Last updateWed, 24 May 2017 1am

Community Briefs

Volunteers needed for Sudden Oak Death event

The wet winter of 2017 could make this one of the worst years for spread of Sudden Oak Death, according to organizers of the annual Sudden Oak Death Blitz, scheduled 10:30-11:30 a.m. Sunday at Los Altos Hills Town Hall, 26379 W. Fremont Road.

At the Blitz event, experts will train volunteers to help UC Berkeley researchers track the spread of Sudden Oak Death, which has killed millions of California trees, including many local oaks.

Local event puts up big numbers in support of Zimbabwe orphans

Courtesy of Ellen Clark
Ellie Clark, 4, of Soquel, left, is decked out in leopard face paint as she looks up to Alexis Shohet, center, and Kela Mavhera, right. Shohet, a Carlmont High School student, took second place in the high school division of the Run for Zimbabwe, while Mavhera, a Riverside resident, finished the 1-mile race with a time of 5:26. The Zimbabwe flag hangs in back.

The 18th annual Run for Zimbabwe Orphans and Fair generated 354 runners, 83 artists and more than 1,000 used pairs of shoes donated for underprivileged kids in Africa.

Organizers said the event, held March 26 at St. Joseph School in Mountain View, also generated approximately $32,000 for the Makumbi Children’s Home.

Local talent ready to go 'Live!' Saturday at LAHS

Town Crier File Photo
Accomplished harpist Danielle Nam of Los Altos leads a multigenerational parade of talent at Los Altos Live!, scheduled Saturday.

The ninth annual Los Altos Live! talent show is scheduled 7 p.m. Saturday at Eagle Theater on the Los Altos High School campus, 201 Almond Ave.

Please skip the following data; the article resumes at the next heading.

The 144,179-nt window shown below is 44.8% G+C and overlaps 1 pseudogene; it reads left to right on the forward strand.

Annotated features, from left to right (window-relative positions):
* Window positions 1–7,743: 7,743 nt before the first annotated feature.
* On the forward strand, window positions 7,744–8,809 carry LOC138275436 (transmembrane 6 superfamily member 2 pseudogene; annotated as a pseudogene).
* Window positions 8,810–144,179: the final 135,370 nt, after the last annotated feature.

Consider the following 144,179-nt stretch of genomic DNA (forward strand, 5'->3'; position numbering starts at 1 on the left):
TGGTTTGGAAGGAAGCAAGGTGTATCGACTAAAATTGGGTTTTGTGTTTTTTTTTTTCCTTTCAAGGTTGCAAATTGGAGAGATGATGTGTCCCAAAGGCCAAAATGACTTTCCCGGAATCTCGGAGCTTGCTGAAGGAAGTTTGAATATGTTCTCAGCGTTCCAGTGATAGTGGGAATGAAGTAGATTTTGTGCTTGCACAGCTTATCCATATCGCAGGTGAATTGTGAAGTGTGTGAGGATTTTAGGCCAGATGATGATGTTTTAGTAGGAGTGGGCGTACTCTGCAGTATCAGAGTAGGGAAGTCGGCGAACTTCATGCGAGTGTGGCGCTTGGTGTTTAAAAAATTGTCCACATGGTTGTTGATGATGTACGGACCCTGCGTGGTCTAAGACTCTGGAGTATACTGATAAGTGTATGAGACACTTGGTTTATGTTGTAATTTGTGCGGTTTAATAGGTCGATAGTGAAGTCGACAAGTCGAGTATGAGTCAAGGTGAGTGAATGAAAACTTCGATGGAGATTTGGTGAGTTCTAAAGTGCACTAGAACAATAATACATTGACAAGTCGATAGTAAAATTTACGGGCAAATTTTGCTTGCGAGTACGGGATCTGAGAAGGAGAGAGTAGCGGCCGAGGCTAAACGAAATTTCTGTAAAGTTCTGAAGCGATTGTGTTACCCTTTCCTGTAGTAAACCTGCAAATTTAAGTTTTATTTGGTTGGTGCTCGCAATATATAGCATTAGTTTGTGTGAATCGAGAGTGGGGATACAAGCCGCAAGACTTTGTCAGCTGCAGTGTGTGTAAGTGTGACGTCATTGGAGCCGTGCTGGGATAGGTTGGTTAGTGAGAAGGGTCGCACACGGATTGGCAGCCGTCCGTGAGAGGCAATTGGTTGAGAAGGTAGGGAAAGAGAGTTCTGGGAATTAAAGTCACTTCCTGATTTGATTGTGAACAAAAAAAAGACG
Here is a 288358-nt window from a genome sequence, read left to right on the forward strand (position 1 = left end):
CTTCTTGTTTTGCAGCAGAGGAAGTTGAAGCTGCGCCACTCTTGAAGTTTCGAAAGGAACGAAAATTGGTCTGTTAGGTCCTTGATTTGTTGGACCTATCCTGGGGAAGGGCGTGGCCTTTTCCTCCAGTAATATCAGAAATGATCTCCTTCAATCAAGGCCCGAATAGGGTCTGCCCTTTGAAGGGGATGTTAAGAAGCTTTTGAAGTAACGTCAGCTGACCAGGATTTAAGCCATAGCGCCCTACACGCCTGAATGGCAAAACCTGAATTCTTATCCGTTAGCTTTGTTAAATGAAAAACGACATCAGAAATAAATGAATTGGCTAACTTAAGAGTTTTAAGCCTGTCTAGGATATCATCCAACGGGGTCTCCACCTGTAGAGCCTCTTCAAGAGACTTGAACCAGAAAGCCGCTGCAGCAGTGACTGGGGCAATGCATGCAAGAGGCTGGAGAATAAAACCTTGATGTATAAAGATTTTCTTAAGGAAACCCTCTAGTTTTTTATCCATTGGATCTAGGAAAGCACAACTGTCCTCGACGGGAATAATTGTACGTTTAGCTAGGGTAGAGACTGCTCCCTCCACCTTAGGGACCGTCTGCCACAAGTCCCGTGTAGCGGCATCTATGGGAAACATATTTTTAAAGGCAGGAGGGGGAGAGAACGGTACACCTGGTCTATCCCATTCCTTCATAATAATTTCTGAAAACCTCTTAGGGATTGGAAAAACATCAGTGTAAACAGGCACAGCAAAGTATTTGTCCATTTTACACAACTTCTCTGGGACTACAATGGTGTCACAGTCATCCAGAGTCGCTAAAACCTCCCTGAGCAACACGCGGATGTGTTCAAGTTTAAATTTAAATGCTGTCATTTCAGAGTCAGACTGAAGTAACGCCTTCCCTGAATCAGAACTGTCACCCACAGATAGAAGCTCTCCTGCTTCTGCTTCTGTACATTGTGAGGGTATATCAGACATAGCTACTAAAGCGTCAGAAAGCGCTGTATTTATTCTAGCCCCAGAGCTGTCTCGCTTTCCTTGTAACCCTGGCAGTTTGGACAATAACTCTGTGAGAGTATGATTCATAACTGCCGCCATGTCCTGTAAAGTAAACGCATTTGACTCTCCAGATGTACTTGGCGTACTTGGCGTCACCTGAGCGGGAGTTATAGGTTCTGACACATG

The talent show usually features more than 75 performers in 20 different acts, ranging from dance groups to singers and musicians.

Wildlife center offers tips on care for injured, orphaned critters

Megan V. Winslow/Town Crier
Kira Gunderson, an intern with the Wildlife Center of Silicon Valley, examines an injured dark-eyed junco fledgling. The bird was seizing and agonal and likely suffered head trauma.

The weather is warming. Flowers are blooming. The rain is (supposedly) subsiding.

Spring also brings a bounty of baby animals, some of them orphaned or presumably so. That makes late March through September the busiest time of year for local wildlife centers, including the nonprofit Wildlife Center of Silicon Valley (WCSV). The San Jose-based rehabilitation facility serves injured, sick and orphaned critters sourced from communities between Mountain View and Gilroy – everything from hatchling birds to bobcats.

Expanding meal program plans kitchen

Jackie Risley/Special to the Town Crier
Hope’s Corner volunteers prepare for another morning feeding the community. The nonprofit group serves breakfast and lunch Saturdays at Mountain View Trinity United Methodist Church.

Volunteers and guests gather each Saturday morning at the corner of Hope and Mercy streets in Mountain View to share a hot meal. But hunger, and the work to relieve it, has been expanding beyond the means of the humble church kitchen they borrow.

The nondenominational nonprofit Hope’s Corner serves a free breakfast and bag lunch 8-10 a.m. Saturdays at Mountain View Trinity United Methodist Church to all who need it, many of them homeless or seniors. Hope’s Corner is preparing to break ground on an on-site kitchen that will expand how it serves that warm meal and social warmth. Through grants, fundraisers and many individual donations, the organization has raised $700,000 of the $1 million renovation project. A capital campaign running through May 15 looks to complete that total.

Rotarians promote literacy through Read Me A Picture

Anne Arjani/Rotary Club of Los Altos
Los Altos Rotarian Brandon Smith helps a student select a book to keep through the Read Me A Picture project. After children select a book, Rotarians prepare customized bookplates for them.

Members of the Rotary Club of Los Altos participated in the community outreach program Read Me A Picture last month.

The project is designed to promote visual literacy, vocabulary development and art appreciation while exercising children’s imagination through book ownership. Each student selects a book and receives it with a special bookplate inscribed with his or her name.

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